Earlier this year HMRC published a consultation paper seeking views on sanctions for late submission and late payment – Making Tax Digital – sanctions for late submission and late payment.
The proposals for late submission penalties have been developed with the new Making Tax Digital (MTD) obligations in mind. However, the consultation also explores the suitability of the sanctions for other regular submission obligations and proposes penalty interest as a sanction for late payment of Corporation Tax, Income Tax and VAT.
It’s the second consultation on the subject in less than six months, having previously been considered as part of the wider MTD consultation exercise that ran from August-November 2016.
The government has expressed its commitment to getting the late submission model right and therefore wants to undertake further consultation on its latest proposals – proposals that have been refined in light of the previous responses from organisations such as AAT as well as businesses and individuals.
Options for late submission
The consultation sets out three possible models for late submission penalties.
Model A is a points-based model based largely on what was proposed in the 2016 consultation but it applies to each tax separately rather than across taxes. This makes the proposed system a little less simplistic. Whilst AAT’s preference would be to see a single points total across all taxes, the immediate practicalities of doing so are challenging and AAT recognises and accepts this.
Under Model B, a compliance review, HMRC would carry out an automated review that looks at the customer’s compliance with their submission obligations after a set period of time and takes into consideration the number of failures when calculating the amount of any penalty. Again this review would be carried out tax by tax.
Model C is a suspended penalty system which gives the customer the opportunity to avoid having to pay a penalty by providing a late submission. When the first failure happens the customer would receive a notice advising them that they did not provide their submission on time and that they are therefore liable to a penalty – but that they would not be charged if they gave the outstanding submission within a specified time.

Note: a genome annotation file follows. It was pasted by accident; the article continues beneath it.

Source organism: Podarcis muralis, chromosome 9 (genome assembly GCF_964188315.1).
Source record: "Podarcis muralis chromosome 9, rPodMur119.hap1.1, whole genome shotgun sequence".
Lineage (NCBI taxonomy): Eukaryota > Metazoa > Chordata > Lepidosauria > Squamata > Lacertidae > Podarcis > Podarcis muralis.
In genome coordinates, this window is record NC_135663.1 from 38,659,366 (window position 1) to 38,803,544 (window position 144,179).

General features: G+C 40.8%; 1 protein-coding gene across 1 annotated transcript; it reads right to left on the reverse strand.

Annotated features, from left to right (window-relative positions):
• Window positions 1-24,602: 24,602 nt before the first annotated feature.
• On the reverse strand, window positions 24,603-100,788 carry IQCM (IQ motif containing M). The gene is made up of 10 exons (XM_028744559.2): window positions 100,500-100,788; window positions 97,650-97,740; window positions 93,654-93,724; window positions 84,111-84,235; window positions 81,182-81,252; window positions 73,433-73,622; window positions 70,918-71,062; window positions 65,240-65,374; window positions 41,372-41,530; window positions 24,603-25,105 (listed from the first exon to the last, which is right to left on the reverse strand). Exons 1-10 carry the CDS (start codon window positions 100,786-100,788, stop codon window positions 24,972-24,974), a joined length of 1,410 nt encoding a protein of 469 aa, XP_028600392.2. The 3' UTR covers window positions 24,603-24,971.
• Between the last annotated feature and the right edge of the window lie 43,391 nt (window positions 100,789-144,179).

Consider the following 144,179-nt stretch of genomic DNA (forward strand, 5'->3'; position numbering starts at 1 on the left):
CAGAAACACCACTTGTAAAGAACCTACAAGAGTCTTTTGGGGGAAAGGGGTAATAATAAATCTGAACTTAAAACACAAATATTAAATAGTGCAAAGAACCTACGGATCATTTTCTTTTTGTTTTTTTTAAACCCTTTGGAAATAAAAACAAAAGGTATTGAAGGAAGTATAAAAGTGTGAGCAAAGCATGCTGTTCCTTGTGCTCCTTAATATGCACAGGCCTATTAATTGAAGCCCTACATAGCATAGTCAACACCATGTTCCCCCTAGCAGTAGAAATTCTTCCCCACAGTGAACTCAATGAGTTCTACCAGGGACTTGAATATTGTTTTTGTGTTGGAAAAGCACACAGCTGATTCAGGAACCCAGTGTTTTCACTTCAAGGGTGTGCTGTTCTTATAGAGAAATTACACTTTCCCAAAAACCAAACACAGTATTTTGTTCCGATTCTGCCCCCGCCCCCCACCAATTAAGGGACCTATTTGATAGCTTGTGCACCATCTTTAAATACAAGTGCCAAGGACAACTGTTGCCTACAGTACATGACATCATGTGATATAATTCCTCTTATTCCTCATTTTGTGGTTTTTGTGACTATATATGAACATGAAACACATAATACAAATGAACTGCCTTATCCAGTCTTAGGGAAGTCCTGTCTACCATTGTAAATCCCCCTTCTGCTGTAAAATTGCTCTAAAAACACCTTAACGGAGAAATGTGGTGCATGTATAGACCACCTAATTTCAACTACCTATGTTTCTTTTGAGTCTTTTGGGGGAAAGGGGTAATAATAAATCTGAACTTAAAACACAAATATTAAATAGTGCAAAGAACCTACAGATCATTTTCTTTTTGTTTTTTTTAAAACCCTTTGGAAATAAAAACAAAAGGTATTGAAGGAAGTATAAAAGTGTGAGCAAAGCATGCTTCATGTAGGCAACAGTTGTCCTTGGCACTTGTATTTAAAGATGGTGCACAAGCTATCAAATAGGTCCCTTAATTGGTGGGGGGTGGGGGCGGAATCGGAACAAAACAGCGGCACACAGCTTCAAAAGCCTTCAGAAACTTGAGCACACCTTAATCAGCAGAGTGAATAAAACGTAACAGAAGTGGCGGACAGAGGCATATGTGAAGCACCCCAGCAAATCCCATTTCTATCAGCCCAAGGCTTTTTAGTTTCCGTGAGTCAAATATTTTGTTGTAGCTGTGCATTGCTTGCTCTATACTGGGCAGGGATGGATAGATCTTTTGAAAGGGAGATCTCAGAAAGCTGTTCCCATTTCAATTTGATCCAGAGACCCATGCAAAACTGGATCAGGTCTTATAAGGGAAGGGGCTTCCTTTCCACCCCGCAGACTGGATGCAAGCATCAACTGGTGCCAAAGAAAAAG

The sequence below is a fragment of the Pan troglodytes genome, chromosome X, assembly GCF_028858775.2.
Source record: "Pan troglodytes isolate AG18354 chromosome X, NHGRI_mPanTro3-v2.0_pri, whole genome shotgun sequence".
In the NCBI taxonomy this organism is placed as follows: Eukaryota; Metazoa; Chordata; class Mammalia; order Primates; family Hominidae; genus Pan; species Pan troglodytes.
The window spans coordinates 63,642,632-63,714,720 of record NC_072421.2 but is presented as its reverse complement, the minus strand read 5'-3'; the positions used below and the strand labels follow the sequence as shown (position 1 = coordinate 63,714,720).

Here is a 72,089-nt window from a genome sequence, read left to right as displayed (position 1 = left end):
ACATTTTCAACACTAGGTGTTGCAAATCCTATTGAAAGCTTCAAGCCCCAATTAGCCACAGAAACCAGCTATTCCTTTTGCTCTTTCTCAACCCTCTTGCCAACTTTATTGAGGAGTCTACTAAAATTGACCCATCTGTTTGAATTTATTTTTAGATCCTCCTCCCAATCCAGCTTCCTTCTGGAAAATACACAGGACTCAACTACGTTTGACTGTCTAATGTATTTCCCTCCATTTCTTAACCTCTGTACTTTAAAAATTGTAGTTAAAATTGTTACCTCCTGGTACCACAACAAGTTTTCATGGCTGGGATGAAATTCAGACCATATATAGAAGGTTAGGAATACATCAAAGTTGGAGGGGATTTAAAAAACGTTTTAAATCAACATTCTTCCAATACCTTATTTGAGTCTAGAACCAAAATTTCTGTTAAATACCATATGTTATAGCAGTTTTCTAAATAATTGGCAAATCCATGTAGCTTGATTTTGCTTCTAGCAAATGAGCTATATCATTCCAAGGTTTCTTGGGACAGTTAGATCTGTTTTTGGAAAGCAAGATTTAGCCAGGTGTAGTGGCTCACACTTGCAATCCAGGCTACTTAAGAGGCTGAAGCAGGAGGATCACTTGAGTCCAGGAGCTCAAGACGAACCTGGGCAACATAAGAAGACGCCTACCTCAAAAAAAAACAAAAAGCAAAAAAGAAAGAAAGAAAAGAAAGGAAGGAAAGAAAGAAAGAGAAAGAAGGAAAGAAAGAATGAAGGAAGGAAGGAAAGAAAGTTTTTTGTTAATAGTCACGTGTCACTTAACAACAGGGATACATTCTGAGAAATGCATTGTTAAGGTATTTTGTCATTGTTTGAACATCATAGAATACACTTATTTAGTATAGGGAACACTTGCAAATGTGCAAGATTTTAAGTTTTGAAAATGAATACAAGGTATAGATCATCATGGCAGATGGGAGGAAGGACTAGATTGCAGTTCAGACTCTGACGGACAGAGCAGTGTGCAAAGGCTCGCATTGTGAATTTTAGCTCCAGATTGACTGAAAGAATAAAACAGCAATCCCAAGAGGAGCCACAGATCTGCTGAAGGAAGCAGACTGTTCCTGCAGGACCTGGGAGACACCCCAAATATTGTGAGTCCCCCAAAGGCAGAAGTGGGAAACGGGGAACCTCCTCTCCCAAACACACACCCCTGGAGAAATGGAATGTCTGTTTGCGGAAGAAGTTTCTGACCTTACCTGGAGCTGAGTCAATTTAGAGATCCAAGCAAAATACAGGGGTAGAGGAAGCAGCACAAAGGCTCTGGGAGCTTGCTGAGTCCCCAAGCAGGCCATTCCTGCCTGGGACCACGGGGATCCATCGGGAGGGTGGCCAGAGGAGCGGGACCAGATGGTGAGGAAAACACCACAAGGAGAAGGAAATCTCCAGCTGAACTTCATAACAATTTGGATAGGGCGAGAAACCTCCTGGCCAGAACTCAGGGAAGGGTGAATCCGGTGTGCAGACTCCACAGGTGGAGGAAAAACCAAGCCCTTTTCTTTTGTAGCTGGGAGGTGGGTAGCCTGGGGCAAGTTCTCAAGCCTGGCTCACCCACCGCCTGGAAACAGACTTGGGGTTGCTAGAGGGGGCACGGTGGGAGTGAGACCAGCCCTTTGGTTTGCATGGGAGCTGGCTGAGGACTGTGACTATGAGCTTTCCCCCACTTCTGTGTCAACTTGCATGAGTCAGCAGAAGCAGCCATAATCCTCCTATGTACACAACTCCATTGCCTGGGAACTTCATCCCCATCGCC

Taken in isolation each of these three models has advantages and disadvantages but when considering the three together it is clear that the consultation document has been written with the intention of promoting Model A as the preferred option.
Model B appears to be less simplistic than Model A.
Model C can be deemed more draconian than either model A or B.
In light of the above and in the interests of simplicity, fairness and effectiveness, AAT has recommended that the simple points based system (Model A) be adopted.
However, we have also made clear that there should be an ambition for this to eventually apply across all taxes as was originally suggested and as originally supported by AAT and others last year.
Irrespective of what model is chosen, AAT strongly believes that it would be sensible to review the operation of any new regime after a specified period of time, perhaps after all parties have on-boarded for MTD purposes, to establish what modifications could be made to make the system fairer, simpler and more effective.
Penalty interest – when?
The consultation document provides an update on penalty interest too. Although no specific questions are asked about penalty interest, the document does seek further views and AAT has willingly obliged.